Southerly by David Haywood



New York has insomnia. Even at two o'clock in the morning -- when Bob-the-baby finally graces us with sleep -- the roar of the city penetrates the walls of our apartment. The wail of ambulance sirens. The young black men shouting to their friends on Broadway. The clip-clop of Latino girls in high-heel shoes. The holler of the 24-hour street hawkers: "You want water, folks? I got it right here. You want it cold, folks? I got it ice-cold." And the sound of several hundred-thousand motorists shouting "Fuck you!" at each other.

In the apartment next door, the pianist has started up. He's rehearsing 'Rhapsody in Blue'. I try to stop myself from counting the notes in the opening glissando. There are seventeen. The A key above middle C has something wrong with the damper, and it goes 'dong-g-g-g' every time he strikes it. I had never before realized that Gershwin was so fond of key changes; I pray that the piece will modulate into a key that doesn't contain A.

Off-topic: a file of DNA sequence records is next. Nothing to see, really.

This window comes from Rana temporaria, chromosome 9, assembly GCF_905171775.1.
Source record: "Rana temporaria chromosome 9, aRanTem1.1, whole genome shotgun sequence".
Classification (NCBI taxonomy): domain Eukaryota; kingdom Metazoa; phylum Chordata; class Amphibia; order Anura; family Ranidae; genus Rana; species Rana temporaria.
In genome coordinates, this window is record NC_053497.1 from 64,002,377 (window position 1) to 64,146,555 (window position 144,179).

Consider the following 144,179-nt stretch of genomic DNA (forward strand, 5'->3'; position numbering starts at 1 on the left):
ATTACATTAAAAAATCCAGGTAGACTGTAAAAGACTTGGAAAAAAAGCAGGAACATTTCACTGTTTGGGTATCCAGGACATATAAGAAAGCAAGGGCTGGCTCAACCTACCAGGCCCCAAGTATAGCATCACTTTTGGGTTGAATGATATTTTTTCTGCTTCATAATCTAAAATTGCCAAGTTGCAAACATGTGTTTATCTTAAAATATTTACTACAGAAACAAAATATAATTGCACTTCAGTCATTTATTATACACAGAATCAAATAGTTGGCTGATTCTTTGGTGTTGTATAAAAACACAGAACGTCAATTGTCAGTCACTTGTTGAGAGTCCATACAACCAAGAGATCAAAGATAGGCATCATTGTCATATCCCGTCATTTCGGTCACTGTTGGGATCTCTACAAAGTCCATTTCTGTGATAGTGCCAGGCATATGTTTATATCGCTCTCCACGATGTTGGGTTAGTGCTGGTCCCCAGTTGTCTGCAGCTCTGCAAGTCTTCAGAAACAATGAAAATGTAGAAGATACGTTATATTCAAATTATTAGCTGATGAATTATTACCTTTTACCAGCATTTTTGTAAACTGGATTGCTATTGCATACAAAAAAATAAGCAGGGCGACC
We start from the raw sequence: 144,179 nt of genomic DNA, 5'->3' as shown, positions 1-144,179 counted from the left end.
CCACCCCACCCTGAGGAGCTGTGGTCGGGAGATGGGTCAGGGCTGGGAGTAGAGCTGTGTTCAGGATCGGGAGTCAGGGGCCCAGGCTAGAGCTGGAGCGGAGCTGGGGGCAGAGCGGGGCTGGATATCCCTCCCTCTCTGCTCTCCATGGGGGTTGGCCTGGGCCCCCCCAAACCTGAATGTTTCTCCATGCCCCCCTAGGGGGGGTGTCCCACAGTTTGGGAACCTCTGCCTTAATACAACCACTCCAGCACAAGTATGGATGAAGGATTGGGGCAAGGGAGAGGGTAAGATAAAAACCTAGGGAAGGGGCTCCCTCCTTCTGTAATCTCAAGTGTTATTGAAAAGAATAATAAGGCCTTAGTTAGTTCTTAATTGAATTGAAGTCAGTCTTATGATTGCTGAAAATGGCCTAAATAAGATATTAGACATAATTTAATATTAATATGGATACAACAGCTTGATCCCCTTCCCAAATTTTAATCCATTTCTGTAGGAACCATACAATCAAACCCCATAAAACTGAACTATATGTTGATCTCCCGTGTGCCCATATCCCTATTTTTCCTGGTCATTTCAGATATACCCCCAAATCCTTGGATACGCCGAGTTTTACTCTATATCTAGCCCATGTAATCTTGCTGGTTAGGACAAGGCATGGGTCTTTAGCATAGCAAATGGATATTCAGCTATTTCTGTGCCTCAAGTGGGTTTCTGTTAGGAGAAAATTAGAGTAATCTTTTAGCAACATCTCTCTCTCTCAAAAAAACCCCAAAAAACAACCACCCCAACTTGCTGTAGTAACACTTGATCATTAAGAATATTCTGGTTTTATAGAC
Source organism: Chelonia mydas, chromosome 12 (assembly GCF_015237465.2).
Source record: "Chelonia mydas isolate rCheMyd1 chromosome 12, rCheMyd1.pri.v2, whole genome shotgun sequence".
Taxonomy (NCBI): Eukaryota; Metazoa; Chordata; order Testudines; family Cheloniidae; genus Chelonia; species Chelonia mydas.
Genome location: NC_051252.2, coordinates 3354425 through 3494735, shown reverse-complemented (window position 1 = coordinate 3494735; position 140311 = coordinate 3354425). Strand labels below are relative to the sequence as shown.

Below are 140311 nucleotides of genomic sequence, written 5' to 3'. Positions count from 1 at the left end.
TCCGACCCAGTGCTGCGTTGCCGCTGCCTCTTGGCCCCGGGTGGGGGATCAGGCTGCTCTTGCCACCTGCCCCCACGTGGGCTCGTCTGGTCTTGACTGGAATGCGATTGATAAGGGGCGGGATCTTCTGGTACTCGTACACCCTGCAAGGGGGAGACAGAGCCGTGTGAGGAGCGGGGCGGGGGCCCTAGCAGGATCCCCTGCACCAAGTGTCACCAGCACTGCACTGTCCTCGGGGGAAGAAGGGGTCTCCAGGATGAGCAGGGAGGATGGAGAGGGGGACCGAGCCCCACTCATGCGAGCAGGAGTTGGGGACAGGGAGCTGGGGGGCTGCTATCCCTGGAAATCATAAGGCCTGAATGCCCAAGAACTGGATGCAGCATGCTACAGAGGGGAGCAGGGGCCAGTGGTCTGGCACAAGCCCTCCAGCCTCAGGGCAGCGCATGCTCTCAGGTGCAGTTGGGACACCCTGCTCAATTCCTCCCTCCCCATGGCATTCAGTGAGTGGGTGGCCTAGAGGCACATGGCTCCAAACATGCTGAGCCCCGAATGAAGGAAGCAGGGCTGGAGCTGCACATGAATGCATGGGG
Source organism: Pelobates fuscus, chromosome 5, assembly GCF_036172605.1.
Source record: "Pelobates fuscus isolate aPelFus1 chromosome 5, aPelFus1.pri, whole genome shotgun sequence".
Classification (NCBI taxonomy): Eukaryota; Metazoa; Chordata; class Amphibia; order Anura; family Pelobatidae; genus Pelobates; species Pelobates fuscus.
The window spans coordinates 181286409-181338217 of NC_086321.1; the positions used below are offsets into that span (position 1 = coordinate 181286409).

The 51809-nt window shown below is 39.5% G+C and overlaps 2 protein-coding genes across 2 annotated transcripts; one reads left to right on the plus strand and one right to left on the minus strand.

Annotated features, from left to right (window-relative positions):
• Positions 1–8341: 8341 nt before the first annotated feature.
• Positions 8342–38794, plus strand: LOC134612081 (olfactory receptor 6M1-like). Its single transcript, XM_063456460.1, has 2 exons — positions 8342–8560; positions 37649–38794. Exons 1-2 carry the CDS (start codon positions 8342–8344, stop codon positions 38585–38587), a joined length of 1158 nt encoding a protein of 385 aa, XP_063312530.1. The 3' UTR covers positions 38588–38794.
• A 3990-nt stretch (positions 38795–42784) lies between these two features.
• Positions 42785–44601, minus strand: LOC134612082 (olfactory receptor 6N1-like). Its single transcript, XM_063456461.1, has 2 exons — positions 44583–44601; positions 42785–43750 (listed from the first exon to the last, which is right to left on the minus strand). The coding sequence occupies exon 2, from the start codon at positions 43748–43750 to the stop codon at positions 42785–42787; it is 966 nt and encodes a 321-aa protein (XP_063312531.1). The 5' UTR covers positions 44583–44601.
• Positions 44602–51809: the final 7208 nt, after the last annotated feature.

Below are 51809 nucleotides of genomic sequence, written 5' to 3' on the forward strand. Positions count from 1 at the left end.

I fall asleep without noticing, and when I regain consciousness the pianist is still playing. The glissando goes '... E, F, G, dong-g-g-g'. Bob-the-baby wakes, and shouts loudly: "Grass, grass, grass, grass, grass, grass, grass..." -- an announcement that he's ready to visit Central Park. The bedside clock reads 6.30 am. I wonder what the weather is doing. The apartment's windows open onto an air-shaft, and the rooms are perpetually dark, regardless of the time of day. But if I rest the back of my head on the sitting-room windowsill, I can just perceive sunlight falling onto an upper storey of the tenement. A fine day, then.